For retailers selling into international markets, a major component of offering a great customer experience is ‘reverse logistics’ or returns. Returns are an inevitable part of the shopper journey and a good returns policy is often a key factor in shoppers choosing to purchase from a particular international retailer. According to Narvar’s ‘The State of Returns’ report, 62% of shoppers would ‘buy again’ from a brand that offers free returns or exchanges and 69% wouldn’t buy from an online retailer if they must pay for return shipping.
In the US, return deliveries were estimated to cost $550 billion in 2020 – which is a 75.2% increase over 2016. To implement a reverse logistics process that is as efficient and cost-effective for the retailer as possible requires a well-thought-out strategy that encompasses many areas.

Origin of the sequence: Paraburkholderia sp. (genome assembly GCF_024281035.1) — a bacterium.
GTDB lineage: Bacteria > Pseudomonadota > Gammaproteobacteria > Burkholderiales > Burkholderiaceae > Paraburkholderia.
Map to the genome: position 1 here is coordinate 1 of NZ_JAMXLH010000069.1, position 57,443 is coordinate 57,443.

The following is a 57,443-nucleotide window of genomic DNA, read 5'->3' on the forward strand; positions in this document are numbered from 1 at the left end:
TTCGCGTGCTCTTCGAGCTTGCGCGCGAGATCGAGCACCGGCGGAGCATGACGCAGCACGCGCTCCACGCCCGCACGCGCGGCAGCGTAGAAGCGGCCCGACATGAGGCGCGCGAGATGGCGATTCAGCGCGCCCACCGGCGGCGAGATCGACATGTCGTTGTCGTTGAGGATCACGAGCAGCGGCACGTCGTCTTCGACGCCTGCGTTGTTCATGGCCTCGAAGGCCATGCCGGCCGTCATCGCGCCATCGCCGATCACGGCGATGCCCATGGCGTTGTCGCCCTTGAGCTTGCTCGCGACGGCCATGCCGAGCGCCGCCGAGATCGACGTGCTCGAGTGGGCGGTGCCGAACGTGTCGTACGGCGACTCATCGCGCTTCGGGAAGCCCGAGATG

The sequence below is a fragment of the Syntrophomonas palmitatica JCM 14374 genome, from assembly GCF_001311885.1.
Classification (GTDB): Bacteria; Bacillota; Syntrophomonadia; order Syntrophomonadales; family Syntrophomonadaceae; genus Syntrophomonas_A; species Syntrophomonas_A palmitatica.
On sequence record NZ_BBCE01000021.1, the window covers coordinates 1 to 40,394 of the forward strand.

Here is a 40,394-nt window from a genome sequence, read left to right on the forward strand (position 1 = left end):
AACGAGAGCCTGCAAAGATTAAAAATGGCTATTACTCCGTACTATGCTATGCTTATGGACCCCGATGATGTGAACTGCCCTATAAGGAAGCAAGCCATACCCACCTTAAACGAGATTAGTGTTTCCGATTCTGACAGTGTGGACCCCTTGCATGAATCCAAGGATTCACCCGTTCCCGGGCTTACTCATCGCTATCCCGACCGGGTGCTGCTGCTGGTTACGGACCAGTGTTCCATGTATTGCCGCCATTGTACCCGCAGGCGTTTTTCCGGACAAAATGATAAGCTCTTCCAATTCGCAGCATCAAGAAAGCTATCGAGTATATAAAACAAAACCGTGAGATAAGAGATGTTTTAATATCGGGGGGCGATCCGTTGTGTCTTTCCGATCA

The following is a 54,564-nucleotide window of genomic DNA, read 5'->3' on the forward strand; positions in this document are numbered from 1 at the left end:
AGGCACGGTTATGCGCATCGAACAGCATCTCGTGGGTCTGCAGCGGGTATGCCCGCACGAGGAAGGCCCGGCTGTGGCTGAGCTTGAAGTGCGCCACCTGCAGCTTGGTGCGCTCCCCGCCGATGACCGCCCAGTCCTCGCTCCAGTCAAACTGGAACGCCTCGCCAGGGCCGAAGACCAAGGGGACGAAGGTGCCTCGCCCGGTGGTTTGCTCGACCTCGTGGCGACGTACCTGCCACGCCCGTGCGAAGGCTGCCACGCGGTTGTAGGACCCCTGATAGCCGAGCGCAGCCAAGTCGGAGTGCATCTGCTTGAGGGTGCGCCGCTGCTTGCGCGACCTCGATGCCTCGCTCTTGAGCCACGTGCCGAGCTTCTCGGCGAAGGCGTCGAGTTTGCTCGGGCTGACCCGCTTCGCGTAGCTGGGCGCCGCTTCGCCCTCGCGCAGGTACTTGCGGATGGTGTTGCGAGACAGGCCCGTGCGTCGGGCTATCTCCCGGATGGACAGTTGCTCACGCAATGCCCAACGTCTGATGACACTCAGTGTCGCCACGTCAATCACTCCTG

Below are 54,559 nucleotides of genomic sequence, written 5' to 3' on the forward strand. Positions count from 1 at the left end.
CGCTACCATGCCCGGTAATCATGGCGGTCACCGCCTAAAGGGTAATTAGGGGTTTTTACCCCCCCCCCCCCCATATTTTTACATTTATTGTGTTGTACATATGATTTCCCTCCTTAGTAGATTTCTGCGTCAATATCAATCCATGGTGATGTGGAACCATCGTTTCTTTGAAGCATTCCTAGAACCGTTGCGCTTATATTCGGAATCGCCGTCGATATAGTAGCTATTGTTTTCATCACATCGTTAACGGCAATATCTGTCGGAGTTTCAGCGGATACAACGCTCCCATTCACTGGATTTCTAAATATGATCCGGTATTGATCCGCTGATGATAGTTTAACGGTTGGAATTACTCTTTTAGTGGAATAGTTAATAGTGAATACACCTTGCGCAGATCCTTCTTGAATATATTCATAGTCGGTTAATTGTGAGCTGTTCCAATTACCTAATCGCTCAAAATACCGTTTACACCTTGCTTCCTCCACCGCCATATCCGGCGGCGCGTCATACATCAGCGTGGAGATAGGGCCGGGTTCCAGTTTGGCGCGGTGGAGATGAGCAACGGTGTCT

Here are 6 to consider:
1. Returns management
The return of goods involves multiple processes – from the customer returning the merchandise either directly to the retailer’s warehouse or a returns center (if consolidating returns in other or multiple markets), inspection, verification and destruction services, refunds, airfreight or shipping to the country of export, customs processing, and final mile delivery to the retailer.
The overarching key to customer satisfaction with returns is an easy to follow process with no conflict in information from different sources. According to Meghan Rhindress, Senior Manager, Global Sourcing, ESW,
It’s best to have a really clear process and shopper experience. Shoppers can very easily go through the returns process and find there are different instructions on labels in the box versus the website, which causes confusion. Make it a really seamless, easy procedure to return, so if they do return, they won’t mind purchasing again because the process is simple.
2. Inventory management